Like a lot of us on the operations side of multifamily investment, I started my career by accident when I applied to be a resident assistant at a privately held residence hall serving the University of Santa Barbara 29 years ago. At the time, I was a freshman simply trying to find a way to ease the financial burden of college on my parents.
Today, student housing is still at the forefront of my mind, not only as a 29-year veteran of the industry, but also as a guarantor on a student lease at the University of North Texas, where my eldest is a sophomore physics major. Except he is not currently at UNT, because the university, like most others, is shut down due to the COVID-19 outbreak. He is currently taking his classes from the bedroom next door to my home office 30 miles from campus and the student apartment we are currently committed to.
I write this from the perspective of someone who literally printed out his lease agreement to read it over for a “pandemic clause” or even a “remote learning clause” somewhere in the fine print. This is the reality the student housing market is facing right now – where even someone who has been in the industry for 30 years is at least checking his options. And no, there is no clause to provide us relief – and I am OK with that.
In some ways, the student market is ahead of conventional apartment market in being prepared for this. For years, they have led the way in facilitating remote transactions, with many of the emerging technologies having been born in the space. Online leasing, resident portals and “touchless” transactions are a normal way of life when dealing with Gen Z and a consistently remote leasing demographic. They can still do business as the COVID-19 social distancing practices require business to be conducted in ways that prevent face-to-face interaction. From a technological perspective, they are good.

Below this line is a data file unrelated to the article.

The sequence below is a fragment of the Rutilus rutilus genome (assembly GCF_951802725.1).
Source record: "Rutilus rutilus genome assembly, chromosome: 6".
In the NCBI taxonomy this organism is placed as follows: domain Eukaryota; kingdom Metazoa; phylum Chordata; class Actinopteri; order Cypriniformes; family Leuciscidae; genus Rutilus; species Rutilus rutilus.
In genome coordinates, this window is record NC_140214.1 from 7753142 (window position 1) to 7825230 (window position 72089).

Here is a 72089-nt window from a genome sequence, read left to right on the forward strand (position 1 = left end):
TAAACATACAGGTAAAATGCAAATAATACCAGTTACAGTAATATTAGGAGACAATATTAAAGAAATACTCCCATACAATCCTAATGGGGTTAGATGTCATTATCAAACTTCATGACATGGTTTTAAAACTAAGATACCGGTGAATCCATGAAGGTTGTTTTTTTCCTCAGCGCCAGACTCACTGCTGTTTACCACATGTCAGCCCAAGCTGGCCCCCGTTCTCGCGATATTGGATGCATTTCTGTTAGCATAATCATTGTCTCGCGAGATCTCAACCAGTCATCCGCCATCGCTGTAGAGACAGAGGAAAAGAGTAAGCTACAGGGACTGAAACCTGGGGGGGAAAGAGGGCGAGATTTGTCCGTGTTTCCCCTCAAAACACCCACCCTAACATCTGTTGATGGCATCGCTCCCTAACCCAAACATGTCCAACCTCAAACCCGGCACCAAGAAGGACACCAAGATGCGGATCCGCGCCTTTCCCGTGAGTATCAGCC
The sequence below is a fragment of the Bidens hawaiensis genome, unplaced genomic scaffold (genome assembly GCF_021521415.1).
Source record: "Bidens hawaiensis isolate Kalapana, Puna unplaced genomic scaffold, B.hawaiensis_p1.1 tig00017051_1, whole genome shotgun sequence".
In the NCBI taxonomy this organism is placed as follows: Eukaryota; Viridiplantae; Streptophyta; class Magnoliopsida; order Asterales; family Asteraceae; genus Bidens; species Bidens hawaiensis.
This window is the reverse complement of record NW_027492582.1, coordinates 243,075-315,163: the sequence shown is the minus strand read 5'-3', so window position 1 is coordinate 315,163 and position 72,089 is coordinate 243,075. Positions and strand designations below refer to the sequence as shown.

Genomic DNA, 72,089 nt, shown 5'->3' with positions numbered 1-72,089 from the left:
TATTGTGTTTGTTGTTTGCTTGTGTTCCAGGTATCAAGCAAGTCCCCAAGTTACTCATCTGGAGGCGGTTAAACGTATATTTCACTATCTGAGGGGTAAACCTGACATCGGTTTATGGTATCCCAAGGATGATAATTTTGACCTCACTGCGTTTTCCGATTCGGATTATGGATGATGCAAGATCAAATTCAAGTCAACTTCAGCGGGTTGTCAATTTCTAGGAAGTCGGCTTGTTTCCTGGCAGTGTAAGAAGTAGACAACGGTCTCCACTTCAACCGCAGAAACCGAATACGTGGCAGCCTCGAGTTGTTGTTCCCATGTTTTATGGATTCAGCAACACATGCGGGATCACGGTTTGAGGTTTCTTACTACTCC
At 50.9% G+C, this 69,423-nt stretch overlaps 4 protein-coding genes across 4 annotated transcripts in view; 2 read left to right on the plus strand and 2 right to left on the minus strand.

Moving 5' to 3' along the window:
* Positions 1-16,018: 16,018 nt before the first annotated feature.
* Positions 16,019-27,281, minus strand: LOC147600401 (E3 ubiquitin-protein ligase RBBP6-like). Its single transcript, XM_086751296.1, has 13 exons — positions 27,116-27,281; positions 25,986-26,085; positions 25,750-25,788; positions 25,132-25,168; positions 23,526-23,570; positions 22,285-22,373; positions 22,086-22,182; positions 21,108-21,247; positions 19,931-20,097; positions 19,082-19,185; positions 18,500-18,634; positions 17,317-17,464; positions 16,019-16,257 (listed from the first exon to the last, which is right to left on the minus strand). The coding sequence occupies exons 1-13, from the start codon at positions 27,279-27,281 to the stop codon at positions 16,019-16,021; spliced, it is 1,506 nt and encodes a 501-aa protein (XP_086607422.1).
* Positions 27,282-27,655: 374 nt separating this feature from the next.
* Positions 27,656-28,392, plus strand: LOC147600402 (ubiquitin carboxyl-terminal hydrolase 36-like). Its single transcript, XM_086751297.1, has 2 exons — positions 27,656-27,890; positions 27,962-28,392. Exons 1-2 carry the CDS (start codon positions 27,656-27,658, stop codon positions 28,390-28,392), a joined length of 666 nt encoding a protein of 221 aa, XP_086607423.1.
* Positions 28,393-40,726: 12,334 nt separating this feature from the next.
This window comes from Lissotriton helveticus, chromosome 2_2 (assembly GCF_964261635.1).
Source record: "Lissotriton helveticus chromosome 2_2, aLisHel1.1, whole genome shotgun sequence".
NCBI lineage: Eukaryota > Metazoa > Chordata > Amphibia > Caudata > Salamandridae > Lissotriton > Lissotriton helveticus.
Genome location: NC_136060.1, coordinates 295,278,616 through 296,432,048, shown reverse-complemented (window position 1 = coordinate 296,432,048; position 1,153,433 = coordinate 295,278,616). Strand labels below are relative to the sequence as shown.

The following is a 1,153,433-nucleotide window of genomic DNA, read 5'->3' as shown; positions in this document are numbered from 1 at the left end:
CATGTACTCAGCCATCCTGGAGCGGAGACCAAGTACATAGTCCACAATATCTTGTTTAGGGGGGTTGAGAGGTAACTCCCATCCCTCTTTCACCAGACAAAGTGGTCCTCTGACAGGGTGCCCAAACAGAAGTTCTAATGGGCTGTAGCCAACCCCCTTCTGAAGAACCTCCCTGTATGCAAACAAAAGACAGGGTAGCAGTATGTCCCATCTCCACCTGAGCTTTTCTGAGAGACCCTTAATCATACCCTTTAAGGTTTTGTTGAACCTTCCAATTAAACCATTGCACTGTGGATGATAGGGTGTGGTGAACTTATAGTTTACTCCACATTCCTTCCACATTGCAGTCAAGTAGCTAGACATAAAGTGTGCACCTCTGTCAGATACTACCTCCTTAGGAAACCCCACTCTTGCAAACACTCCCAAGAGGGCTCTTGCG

Even with anecdotally reported physical occupancies being reported at around 60%, I still think they are good for 2020. I do hold out the positive outlook that the majority of lease holders will continue to keep their contractual obligations. My family has every intention of doing so.
Where this segment of our industry is and needs to be hyper-focused right now is pre-leasing for the 2020-21 school year – which just came to a screeching halt in many places across the country. With so much uncertainty around the future, I can tell you that all of my friends who have college-age sons and daughters are asking the same question: When do we send our students back?
Please note that the question is when, not if we send our students back to their respective schools.
Student housing demand is being displaced, not lost. Do I believe that there will be a portion of the student population that never returns? Yes, but I believe it will be relatively small and will be dominated by the international population. Renters are delaying the leasing decision process until they have more clarity around the academic experience. We talked as a family last night and decided to use the announcements around summer classes and new student orientations as our barometer for when to make a decision around living arrangements next year. Until those activities start back up, we are assuming remote classes and we will be one big happy quarantined family unit.